To be even more specific, we could look at the Moabites as representative of the flesh when it’s not under control. Do you remember the origin of the Moabites? They came from an incestuous relationship between Lot and one of his daughters—the flesh not under control! Do you remember Jericho? It was an enemy stronghold but was conquered by Joshua. But during the time of the judges it was under enemy control once again, because the Moabites were not held in check. Benaiah had a relentless spirit to subdue the Moabites. We need to have that same relentless spirit if we are going to overcome “the flesh” in our own lives. It needs to be held in check at all costs. Galatians 5:16­ tells us to “walk by the Spirit, and you will not gratify the desires of the flesh.”

Colossians 3:5 says, “Put to death, therefore, whatever belongs to your earthly nature: sexual immorality, impurity, lust, evil desires and greed, which is idolatry.” Put to death, it says. Put what to death? Whatever causes you to lose your battles. I have people come to me constantly and tell me their horror stories and most of the time they start with, “I had too much to drink,” or “they had too much to drink.” Or they say, “I got drunk and didn’t know what I was doing…so I ________.” One day when someone was telling me, “I got drunk and didn’t know what I was doing, so I _______,” the Holy Spirit spoke into my heart and moved me to respond in a new way. I said, “Stop saying that you were drunk, so you didn’t know what you were doing, like somehow, it’s the alcohol’s fault. Tell the truth. You got drunk so that you could do this or that.” Until you’re honest, you will never win the battle. If alcohol allows you to make sinful choices, put it to death!

I also hear people say, “Whenever so and so and I go out we always get into some kind of trouble. It always ends poorly.” Then so and so needs to go! If we are going to be conformed to the image of Christ, we need to take radical steps to overcome what’s keeping us in a spiritual rut. Why do you think the Bible is so graphic when it comes to fighting this battle? Matthew 5:29 says, “If your right eye causes you to sin, tear it out and throw it away. For it is better that you lose one of your members than that your whole body be thrown into hell.” Tear out the drug, the alcohol, the so-called friend, the computer, the habit—whatever it is that is causing you to be spiritually devoured by the enemy.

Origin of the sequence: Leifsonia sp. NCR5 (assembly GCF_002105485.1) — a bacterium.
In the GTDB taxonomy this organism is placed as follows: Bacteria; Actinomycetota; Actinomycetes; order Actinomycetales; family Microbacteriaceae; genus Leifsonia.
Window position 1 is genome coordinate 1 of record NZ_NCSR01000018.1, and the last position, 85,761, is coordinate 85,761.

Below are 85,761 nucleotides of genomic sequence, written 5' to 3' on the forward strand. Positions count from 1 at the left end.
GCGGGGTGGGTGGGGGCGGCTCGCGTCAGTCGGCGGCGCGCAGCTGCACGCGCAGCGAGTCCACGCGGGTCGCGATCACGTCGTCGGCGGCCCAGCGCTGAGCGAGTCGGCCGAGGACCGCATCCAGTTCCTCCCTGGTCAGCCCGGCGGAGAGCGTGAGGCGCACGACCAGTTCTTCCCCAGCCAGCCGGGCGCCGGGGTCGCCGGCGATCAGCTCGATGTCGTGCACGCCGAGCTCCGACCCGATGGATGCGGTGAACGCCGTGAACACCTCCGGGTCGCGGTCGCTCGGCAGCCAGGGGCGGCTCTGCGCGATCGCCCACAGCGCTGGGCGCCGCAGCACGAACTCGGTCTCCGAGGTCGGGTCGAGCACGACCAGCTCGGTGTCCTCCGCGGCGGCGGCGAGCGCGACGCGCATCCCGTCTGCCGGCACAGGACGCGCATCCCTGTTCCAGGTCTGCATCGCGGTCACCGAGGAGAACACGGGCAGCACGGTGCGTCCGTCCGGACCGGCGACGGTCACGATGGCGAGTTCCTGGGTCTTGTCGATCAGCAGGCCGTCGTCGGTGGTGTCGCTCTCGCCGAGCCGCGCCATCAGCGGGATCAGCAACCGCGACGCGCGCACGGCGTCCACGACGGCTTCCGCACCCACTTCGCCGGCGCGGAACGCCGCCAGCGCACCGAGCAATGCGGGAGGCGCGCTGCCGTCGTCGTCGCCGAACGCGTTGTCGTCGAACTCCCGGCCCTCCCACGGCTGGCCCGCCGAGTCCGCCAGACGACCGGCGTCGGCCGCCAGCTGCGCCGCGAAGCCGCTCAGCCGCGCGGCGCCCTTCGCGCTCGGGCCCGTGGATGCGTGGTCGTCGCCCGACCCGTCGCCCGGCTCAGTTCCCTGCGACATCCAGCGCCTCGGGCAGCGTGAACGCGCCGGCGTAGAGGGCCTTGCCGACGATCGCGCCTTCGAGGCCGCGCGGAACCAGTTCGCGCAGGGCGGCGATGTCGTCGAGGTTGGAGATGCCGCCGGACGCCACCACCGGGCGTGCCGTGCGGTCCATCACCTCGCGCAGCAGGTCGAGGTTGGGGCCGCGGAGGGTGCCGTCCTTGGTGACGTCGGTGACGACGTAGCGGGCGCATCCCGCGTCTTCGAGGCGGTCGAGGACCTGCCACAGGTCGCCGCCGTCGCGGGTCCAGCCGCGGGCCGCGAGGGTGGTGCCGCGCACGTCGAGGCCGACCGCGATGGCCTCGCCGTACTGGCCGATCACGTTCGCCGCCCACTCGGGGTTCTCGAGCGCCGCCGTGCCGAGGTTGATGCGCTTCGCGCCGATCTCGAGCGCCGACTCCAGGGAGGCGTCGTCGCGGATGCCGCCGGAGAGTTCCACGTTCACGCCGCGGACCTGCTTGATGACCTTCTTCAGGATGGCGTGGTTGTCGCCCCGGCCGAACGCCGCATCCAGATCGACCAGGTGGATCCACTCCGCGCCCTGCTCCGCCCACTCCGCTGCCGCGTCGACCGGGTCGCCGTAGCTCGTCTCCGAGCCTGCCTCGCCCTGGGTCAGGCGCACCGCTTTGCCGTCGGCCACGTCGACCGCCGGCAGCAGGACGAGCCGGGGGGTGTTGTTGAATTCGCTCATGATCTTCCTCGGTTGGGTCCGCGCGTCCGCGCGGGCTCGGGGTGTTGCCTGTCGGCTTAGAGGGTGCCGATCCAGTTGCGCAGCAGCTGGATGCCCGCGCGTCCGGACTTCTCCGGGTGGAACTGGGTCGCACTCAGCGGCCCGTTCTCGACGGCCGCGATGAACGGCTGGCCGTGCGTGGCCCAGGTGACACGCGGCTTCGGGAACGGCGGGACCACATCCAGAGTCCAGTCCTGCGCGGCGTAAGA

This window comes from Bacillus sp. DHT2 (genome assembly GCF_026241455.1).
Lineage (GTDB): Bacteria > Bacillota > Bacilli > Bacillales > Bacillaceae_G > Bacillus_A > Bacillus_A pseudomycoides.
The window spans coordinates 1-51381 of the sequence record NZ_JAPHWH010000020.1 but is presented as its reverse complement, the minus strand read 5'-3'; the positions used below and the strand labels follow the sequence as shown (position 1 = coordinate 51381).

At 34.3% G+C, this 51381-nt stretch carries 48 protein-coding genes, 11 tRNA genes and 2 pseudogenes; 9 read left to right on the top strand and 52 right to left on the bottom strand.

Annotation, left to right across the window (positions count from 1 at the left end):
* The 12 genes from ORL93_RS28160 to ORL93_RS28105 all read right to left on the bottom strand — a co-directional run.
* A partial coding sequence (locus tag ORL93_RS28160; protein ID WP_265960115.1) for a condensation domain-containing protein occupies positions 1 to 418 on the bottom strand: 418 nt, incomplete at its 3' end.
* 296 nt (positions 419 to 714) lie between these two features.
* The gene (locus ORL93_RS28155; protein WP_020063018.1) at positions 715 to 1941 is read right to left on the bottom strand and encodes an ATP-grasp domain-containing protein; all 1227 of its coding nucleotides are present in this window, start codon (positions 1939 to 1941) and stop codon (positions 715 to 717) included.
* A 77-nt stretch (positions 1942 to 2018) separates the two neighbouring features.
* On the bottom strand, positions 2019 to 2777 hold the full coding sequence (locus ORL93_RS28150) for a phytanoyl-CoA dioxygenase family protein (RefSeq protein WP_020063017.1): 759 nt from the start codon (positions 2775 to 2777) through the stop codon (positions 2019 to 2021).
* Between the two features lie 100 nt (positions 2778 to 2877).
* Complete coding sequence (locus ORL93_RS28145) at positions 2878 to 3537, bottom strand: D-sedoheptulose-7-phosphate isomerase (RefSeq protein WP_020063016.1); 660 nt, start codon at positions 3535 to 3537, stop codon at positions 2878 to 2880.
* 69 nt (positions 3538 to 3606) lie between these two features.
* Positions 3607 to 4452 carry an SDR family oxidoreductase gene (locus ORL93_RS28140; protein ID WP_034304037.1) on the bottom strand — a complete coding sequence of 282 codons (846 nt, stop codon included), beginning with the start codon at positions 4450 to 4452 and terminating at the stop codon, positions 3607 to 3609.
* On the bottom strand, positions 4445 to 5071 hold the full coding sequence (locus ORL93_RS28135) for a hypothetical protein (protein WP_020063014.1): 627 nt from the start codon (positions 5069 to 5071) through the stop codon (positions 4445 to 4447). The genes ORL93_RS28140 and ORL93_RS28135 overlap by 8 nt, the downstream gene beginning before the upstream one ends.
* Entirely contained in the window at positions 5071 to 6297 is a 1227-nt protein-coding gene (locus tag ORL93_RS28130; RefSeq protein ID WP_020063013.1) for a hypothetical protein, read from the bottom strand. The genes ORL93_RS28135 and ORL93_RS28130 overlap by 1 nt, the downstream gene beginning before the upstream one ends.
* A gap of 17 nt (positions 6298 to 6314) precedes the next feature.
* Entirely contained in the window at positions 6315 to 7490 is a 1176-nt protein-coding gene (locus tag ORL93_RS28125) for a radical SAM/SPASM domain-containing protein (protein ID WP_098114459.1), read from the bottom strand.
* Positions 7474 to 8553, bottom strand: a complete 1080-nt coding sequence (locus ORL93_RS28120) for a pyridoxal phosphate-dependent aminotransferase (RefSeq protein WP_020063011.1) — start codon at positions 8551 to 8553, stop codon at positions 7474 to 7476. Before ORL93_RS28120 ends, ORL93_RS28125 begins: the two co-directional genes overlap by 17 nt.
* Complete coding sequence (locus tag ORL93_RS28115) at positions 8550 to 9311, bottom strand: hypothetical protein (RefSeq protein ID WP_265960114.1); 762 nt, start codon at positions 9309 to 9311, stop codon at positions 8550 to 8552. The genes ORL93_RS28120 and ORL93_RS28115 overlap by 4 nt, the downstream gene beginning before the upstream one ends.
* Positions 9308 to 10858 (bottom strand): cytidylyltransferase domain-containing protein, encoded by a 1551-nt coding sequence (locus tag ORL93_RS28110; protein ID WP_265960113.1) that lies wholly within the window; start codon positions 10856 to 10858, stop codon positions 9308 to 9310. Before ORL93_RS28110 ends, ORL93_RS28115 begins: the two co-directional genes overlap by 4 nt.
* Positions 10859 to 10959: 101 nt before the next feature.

What I have seen recently in the church is that we just embrace or accept what we don’t have the courage to overcome, such as sexual sin, drunkenness, or foul language. We no longer call it a sin; we justify it and incorporate it into our lives. Fighting sin is not called legalism; it’s called righteousness.

3. Benaiah took away the enemy’s weapons

In verse 21 Benaiah teaches us another skill necessary to be victorious in our spiritual battles: “And he struck down a huge Egyptian. Although the Egyptian had a spear in his hand, Benaiah went against him with a club. He snatched the spear from the Egyptian’s hand and killed him with his own spear.”

Listen, when you’re facing your enemy, you need to be smart enough to take away the weapon they’re using to beat you. No matter what situation or circumstance he found himself in, Benaiah proved to be loyal and fearless, and that’s why he triumphed! In 1 Corinthians 15:58 Paul writes, “Therefore my dear brothers, stand firm. Let nothing move you. Always give yourselves fully to the work of the Lord, because you know that your labor in the Lord in not in vain.”

We might not be called on to face ferocious beasts or giant Egyptians, like Benaiah, but our battles to overcome our temptations, fears, addictions, or past abuse are no less challenging. God calls us to be steadfast and immoveable in our resolve to be like His Son. Benaiah was both priest and soldier. If we want to be successful, we need to learn to blend together both roles. The role of priest and soldier, in the Christian context, are aligned.

Peter spoke about the priesthood of all believers in 1 Peter 2:5: “You also, like living stones, are being built into a spiritual house to be a holy priesthood, offering spiritual sacrifices acceptable to God through Jesus Christ.” He continues in verse 9, “But you are a chosen people, a royal priesthood, a holy nation, God’s special possession, that you may declare the praises of him who called you out of darkness into his wonderful light.”

And Paul challenged Timothy to be a good soldier of the Lord Jesus Christ in 2 Timothy 2:1-3: “You then, my son, be strong in the grace that is in Christ Jesus. And the things you have heard me say in the presence of many witnesses entrust to reliable people who will also be qualified to teach others. Join with me in suffering, like a good soldier of Christ Jesus.”

We need to be like Benaiah, both priest and warrior. Because if we want to be Holy as He is Holy, we are going to need to fight until the enemy that holds us back is crushed.